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Hamilton Pool Natural Preserve

This article was originally written for the Hilltop Views.

Austin has plenty of places for those who love to get their adrenaline pumping and hearts racing. However, there are also plenty of popular hiking trails that locals take advantage of in order to enjoy the more mellow, scenic side of this sunny city.

Hiking offers individuals a chance to immerse themselves in nature. There are several places in and around Austin that offer a variety of hikes for everyone, from the extempore explorer to the trained trekker. There are newer, urban hike routes in Dick Nichols Park in Austin; wooded, rugged trails at Buescher State Park in Smithville; and more elevated, strenuous hikes and climbs at Enchanted Rock, located about seventeen miles north of Fredericksburg.

Professor Jodi Egerton often goes on hikes with her family on greenbelt trails in Austin. Egerton says that she and her family go hiking when “everyone’s going crazy in the house and just want to get out.” Egerton says that she and husband Owen Egerton tell their daughter that they are about to go on “an adventure” and then make their way down the trails and to the lakes to relax and occasionally enjoy a lunch.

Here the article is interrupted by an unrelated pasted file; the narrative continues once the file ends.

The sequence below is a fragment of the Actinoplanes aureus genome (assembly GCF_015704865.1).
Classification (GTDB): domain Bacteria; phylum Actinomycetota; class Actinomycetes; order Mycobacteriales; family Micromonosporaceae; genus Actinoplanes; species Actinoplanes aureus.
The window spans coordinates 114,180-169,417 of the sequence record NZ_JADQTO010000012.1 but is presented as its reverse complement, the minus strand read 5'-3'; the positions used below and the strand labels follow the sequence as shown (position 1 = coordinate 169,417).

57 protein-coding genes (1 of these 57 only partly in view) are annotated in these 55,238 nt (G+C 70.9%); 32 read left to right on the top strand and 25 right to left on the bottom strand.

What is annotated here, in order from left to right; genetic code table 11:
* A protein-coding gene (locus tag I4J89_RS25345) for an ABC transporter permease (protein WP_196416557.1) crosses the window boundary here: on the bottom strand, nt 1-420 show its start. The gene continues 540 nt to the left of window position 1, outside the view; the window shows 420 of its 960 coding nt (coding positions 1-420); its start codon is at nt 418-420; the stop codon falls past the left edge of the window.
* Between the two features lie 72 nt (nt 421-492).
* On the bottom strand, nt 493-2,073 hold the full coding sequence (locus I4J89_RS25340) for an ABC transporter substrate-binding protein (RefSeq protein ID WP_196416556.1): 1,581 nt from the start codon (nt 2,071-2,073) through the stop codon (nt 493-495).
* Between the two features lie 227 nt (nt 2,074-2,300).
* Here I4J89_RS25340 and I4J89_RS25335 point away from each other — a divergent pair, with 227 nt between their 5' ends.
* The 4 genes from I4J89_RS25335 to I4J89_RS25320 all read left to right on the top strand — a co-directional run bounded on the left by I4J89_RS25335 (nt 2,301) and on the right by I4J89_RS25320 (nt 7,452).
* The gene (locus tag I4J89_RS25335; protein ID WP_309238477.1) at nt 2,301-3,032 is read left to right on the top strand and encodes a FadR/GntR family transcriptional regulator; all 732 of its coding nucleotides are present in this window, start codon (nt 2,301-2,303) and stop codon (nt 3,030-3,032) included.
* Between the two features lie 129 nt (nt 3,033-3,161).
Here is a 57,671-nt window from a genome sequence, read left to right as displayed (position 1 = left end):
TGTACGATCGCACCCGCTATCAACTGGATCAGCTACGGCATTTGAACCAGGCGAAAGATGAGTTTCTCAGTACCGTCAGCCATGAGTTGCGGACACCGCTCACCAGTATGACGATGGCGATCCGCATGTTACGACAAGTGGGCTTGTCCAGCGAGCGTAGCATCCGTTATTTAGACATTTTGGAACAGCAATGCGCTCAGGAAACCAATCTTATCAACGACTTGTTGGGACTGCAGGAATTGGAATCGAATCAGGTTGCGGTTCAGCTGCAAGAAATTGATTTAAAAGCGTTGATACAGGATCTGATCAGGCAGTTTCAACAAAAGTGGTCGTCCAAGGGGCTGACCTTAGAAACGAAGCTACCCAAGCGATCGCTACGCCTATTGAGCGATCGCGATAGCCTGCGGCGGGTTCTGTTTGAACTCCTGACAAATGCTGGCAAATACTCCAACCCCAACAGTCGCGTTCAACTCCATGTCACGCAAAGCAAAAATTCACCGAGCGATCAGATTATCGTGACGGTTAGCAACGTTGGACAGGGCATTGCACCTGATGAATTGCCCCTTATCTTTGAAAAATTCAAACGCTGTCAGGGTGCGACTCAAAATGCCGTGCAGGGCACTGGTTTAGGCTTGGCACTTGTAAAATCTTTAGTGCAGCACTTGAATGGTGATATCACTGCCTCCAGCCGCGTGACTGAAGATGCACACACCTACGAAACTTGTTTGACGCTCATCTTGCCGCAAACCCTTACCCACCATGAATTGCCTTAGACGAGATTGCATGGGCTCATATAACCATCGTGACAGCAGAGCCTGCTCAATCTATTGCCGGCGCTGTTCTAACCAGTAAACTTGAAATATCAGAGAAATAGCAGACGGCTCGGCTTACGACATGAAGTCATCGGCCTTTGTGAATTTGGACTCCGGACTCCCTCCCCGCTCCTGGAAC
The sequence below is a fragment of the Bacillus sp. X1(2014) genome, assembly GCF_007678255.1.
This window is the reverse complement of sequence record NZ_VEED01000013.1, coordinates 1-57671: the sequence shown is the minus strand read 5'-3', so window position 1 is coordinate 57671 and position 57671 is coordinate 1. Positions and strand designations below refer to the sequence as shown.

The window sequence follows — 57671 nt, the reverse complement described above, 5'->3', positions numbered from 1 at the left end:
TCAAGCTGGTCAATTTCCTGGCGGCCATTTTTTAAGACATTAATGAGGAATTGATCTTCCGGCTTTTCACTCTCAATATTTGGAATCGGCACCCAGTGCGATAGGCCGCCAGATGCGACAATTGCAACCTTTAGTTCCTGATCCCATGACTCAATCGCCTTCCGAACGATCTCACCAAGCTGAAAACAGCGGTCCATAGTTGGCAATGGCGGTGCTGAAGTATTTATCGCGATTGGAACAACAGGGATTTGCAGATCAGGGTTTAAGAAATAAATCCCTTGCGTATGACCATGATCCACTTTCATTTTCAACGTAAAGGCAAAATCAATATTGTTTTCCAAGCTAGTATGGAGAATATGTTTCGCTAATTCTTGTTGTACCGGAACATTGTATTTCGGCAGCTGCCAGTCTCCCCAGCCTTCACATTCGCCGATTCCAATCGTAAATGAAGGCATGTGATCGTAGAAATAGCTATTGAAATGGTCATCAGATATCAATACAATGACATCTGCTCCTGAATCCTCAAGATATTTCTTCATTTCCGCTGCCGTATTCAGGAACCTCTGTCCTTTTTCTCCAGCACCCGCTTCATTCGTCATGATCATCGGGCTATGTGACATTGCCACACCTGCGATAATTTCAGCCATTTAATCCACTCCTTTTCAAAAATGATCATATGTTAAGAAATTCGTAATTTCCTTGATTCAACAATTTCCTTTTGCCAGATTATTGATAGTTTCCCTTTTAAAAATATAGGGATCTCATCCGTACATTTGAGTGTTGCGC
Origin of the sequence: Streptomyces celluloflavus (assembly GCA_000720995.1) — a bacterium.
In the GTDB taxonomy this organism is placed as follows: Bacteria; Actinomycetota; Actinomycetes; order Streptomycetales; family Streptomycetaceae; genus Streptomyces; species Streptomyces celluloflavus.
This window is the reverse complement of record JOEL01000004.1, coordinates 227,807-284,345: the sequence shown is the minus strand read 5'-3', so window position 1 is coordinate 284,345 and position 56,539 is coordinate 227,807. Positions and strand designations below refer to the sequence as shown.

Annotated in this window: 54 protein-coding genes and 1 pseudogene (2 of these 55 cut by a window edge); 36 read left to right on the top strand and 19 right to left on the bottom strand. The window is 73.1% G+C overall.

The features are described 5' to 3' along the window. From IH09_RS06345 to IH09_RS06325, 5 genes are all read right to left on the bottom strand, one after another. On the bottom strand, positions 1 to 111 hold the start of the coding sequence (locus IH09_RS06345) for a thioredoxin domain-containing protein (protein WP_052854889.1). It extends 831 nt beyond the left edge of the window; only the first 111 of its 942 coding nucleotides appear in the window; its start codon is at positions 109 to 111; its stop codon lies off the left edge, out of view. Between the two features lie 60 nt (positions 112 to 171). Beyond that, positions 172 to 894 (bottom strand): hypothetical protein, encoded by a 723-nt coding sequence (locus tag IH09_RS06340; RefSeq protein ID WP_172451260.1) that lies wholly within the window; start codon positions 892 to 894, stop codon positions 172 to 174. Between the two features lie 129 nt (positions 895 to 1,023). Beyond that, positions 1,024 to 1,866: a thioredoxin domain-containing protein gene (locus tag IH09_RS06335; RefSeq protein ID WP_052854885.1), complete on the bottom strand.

Several people have turned this outdoor hobby into a passion. Professor Edward Shirley is one such person, saying, “For years (and years, and years), I’ve loved to hike or backpack. I’ve hiked or backpacked in many state or national parks, including Yosemite, Big Bend and I even climbed Pike’s Peak.”

Professor Shirley also recommends several local Austin hiking trails, “Since I don’t drive, much of my hiking is in Austin.  The Bull Creek Trail is nice, as is St. Edward’s Park on Spicewood Springs Road.  I love the Barton Creek Greenbelt and have done the whole thing, round trip.”

Hamilton Pool Natural Preserve, part of the Balcones Canyonlands Preserve, is another spot where popular hiking trails can be found. The preserve is roughly thirty miles southwest of Austin, near Bee Cave. The heavily wooded trails lead to and loop around Hamilton Pool, a natural basin created when the dome of an underground river collapsed due to massive erosion thousands of years ago.

This breathtaking excursion leads hikers down a ½ mile hike to the pool, conveniently beginning at the parking lot. The downhill trail makes its way through lush plant life and jutted rock formations and follows sleepy, serene Hamilton Creek. The right fork of the trail junction, located near the creek, leads upstream to Hamilton Pool and the 50-foot waterfall, while the left fork, called Canyon Trail, leads ¾ mile downstream to where Hamilton Creek converges with the Pedernales River.